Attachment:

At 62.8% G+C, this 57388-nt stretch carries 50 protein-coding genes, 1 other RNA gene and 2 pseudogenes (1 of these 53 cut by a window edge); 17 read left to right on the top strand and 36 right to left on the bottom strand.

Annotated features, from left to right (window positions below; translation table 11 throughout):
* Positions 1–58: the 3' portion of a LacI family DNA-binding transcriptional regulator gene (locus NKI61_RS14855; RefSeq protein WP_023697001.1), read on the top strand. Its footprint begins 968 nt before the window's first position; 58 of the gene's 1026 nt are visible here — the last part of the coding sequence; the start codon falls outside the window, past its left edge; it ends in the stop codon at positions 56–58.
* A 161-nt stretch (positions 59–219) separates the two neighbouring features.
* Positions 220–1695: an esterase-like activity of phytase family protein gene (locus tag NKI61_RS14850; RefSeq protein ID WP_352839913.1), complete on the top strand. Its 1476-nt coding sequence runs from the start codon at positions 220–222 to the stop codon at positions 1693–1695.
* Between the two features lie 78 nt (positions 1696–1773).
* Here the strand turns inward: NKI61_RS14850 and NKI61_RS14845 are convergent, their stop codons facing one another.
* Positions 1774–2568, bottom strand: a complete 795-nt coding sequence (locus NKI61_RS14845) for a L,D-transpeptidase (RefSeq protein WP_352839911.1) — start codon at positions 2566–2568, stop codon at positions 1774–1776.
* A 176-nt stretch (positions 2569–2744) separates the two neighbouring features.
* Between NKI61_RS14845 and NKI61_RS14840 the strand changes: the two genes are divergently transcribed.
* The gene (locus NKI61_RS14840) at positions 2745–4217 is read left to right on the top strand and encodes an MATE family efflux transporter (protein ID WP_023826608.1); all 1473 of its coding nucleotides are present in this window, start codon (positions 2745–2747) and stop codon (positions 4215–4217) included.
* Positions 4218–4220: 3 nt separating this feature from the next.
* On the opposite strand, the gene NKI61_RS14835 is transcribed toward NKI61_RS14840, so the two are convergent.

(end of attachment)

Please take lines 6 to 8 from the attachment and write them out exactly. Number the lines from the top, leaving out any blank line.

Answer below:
* Between the two features lie 78 nt (positions 1696–1773).
* Here the strand turns inward: NKI61_RS14850 and NKI61_RS14845 are convergent, their stop codons facing one another.
* Positions 1774–2568, bottom strand: a complete 795-nt coding sequence (locus NKI61_RS14845) for a L,D-transpeptidase (RefSeq protein WP_352839911.1) — start codon at positions 2566–2568, stop codon at positions 1774–1776.